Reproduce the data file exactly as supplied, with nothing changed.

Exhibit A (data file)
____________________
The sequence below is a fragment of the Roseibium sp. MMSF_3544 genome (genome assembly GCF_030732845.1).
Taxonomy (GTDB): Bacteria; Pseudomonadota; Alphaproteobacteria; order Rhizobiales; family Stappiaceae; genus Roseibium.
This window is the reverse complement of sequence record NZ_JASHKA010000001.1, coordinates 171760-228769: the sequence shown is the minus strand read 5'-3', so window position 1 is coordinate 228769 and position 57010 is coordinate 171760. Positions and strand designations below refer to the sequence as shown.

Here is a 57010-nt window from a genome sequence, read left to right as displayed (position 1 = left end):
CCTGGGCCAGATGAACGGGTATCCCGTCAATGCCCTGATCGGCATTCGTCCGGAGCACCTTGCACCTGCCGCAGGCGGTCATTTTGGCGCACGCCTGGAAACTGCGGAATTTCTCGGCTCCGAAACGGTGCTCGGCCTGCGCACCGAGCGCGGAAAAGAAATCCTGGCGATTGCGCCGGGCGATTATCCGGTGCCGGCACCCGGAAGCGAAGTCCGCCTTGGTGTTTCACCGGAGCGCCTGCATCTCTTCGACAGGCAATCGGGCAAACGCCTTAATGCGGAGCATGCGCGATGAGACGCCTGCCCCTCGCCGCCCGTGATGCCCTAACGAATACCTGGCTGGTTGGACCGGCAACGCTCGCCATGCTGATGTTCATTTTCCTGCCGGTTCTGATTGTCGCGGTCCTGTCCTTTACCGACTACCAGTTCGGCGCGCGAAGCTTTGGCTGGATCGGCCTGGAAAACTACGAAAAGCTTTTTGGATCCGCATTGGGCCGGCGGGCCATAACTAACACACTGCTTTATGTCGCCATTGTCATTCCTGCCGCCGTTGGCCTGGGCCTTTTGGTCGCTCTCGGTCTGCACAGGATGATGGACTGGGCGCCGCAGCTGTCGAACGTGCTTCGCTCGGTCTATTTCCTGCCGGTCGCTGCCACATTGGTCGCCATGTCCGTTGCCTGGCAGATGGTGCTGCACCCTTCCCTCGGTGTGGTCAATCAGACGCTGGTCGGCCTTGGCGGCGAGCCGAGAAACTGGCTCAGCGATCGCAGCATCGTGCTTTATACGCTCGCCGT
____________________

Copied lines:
The sequence below is a fragment of the Roseibium sp. MMSF_3544 genome (genome assembly GCF_030732845.1).
Taxonomy (GTDB): Bacteria; Pseudomonadota; Alphaproteobacteria; order Rhizobiales; family Stappiaceae; genus Roseibium.
This window is the reverse complement of sequence record NZ_JASHKA010000001.1, coordinates 171760-228769: the sequence shown is the minus strand read 5'-3', so window position 1 is coordinate 228769 and position 57010 is coordinate 171760. Positions and strand designations below refer to the sequence as shown.

Here is a 57010-nt window from a genome sequence, read left to right as displayed (position 1 = left end):
CCTGGGCCAGATGAACGGGTATCCCGTCAATGCCCTGATCGGCATTCGTCCGGAGCACCTTGCACCTGCCGCAGGCGGTCATTTTGGCGCACGCCTGGAAACTGCGGAATTTCTCGGCTCCGAAACGGTGCTCGGCCTGCGCACCGAGCGCGGAAAAGAAATCCTGGCGATTGCGCCGGGCGATTATCCGGTGCCGGCACCCGGAAGCGAAGTCCGCCTTGGTGTTTCACCGGAGCGCCTGCATCTCTTCGACAGGCAATCGGGCAAACGCCTTAATGCGGAGCATGCGCGATGAGACGCCTGCCCCTCGCCGCCCGTGATGCCCTAACGAATACCTGGCTGGTTGGACCGGCAACGCTCGCCATGCTGATGTTCATTTTCCTGCCGGTTCTGATTGTCGCGGTCCTGTCCTTTACCGACTACCAGTTCGGCGCGCGAAGCTTTGGCTGGATCGGCCTGGAAAACTACGAAAAGCTTTTTGGATCCGCATTGGGCCGGCGGGCCATAACTAACACACTGCTTTATGTCGCCATTGTCATTCCTGCCGCCGTTGGCCTGGGCCTTTTGGTCGCTCTCGGTCTGCACAGGATGATGGACTGGGCGCCGCAGCTGTCGAACGTGCTTCGCTCGGTCTATTTCCTGCCGGTCGCTGCCACATTGGTCGCCATGTCCGTTGCCTGGCAGATGGTGCTGCACCCTTCCCTCGGTGTGGTCAATCAGACGCTGGTCGGCCTTGGCGGCGAGCCGAGAAACTGGCTCAGCGATCGCAGCATCGTGCTTTATACGCTCGCCGT